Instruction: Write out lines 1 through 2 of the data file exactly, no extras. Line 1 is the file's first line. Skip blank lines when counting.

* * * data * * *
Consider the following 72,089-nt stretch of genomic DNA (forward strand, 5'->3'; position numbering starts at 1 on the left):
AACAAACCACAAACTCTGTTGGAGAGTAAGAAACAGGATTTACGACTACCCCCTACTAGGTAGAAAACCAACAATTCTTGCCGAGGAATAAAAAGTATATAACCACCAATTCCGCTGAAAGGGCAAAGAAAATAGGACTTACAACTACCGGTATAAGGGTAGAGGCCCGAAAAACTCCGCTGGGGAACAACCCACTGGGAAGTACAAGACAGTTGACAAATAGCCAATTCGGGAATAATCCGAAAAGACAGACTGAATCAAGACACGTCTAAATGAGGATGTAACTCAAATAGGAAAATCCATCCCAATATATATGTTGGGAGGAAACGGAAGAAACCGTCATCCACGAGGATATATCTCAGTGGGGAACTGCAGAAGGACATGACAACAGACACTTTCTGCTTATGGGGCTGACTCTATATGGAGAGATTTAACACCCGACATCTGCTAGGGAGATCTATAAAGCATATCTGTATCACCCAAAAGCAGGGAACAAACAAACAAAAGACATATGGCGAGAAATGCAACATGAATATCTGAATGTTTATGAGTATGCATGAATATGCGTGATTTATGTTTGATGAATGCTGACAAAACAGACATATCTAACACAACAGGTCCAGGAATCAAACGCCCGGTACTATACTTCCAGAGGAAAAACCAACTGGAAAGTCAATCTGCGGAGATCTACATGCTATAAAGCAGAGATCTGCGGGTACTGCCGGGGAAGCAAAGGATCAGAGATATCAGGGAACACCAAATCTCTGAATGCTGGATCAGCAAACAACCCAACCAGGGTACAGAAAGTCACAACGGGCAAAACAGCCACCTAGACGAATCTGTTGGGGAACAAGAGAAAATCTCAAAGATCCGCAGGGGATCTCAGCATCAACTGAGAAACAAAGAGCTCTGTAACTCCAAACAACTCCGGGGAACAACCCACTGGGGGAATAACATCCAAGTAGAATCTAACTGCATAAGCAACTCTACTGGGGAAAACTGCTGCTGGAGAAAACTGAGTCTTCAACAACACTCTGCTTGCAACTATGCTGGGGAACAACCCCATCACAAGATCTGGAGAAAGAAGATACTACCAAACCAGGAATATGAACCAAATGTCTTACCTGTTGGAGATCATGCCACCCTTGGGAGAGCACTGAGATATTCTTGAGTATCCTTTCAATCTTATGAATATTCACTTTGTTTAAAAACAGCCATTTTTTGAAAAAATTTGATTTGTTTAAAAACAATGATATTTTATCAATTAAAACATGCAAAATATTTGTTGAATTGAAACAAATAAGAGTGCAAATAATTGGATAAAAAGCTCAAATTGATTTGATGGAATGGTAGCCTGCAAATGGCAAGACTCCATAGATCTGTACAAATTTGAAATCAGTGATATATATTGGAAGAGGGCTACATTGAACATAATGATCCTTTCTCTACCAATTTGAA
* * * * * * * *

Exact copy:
Consider the following 72,089-nt stretch of genomic DNA (forward strand, 5'->3'; position numbering starts at 1 on the left):
AACAAACCACAAACTCTGTTGGAGAGTAAGAAACAGGATTTACGACTACCCCCTACTAGGTAGAAAACCAACAATTCTTGCCGAGGAATAAAAAGTATATAACCACCAATTCCGCTGAAAGGGCAAAGAAAATAGGACTTACAACTACCGGTATAAGGGTAGAGGCCCGAAAAACTCCGCTGGGGAACAACCCACTGGGAAGTACAAGACAGTTGACAAATAGCCAATTCGGGAATAATCCGAAAAGACAGACTGAATCAAGACACGTCTAAATGAGGATGTAACTCAAATAGGAAAATCCATCCCAATATATATGTTGGGAGGAAACGGAAGAAACCGTCATCCACGAGGATATATCTCAGTGGGGAACTGCAGAAGGACATGACAACAGACACTTTCTGCTTATGGGGCTGACTCTATATGGAGAGATTTAACACCCGACATCTGCTAGGGAGATCTATAAAGCATATCTGTATCACCCAAAAGCAGGGAACAAACAAACAAAAGACATATGGCGAGAAATGCAACATGAATATCTGAATGTTTATGAGTATGCATGAATATGCGTGATTTATGTTTGATGAATGCTGACAAAACAGACATATCTAACACAACAGGTCCAGGAATCAAACGCCCGGTACTATACTTCCAGAGGAAAAACCAACTGGAAAGTCAATCTGCGGAGATCTACATGCTATAAAGCAGAGATCTGCGGGTACTGCCGGGGAAGCAAAGGATCAGAGATATCAGGGAACACCAAATCTCTGAATGCTGGATCAGCAAACAACCCAACCAGGGTACAGAAAGTCACAACGGGCAAAACAGCCACCTAGACGAATCTGTTGGGGAACAAGAGAAAATCTCAAAGATCCGCAGGGGATCTCAGCATCAACTGAGAAACAAAGAGCTCTGTAACTCCAAACAACTCCGGGGAACAACCCACTGGGGGAATAACATCCAAGTAGAATCTAACTGCATAAGCAACTCTACTGGGGAAAACTGCTGCTGGAGAAAACTGAGTCTTCAACAACACTCTGCTTGCAACTATGCTGGGGAACAACCCCATCACAAGATCTGGAGAAAGAAGATACTACCAAACCAGGAATATGAACCAAATGTCTTACCTGTTGGAGATCATGCCACCCTTGGGAGAGCACTGAGATATTCTTGAGTATCCTTTCAATCTTATGAATATTCACTTTGTTTAAAAACAGCCATTTTTTGAAAAAATTTGATTTGTTTAAAAACAATGATATTTTATCAATTAAAACATGCAAAATATTTGTTGAATTGAAACAAATAAGAGTGCAAATAATTGGATAAAAAGCTCAAATTGATTTGATGGAATGGTAGCCTGCAAATGGCAAGACTCCATAGATCTGTACAAATTTGAAATCAGTGATATATATTGGAAGAGGGCTACATTGAACATAATGATCCTTTCTCTACCAATTTGAA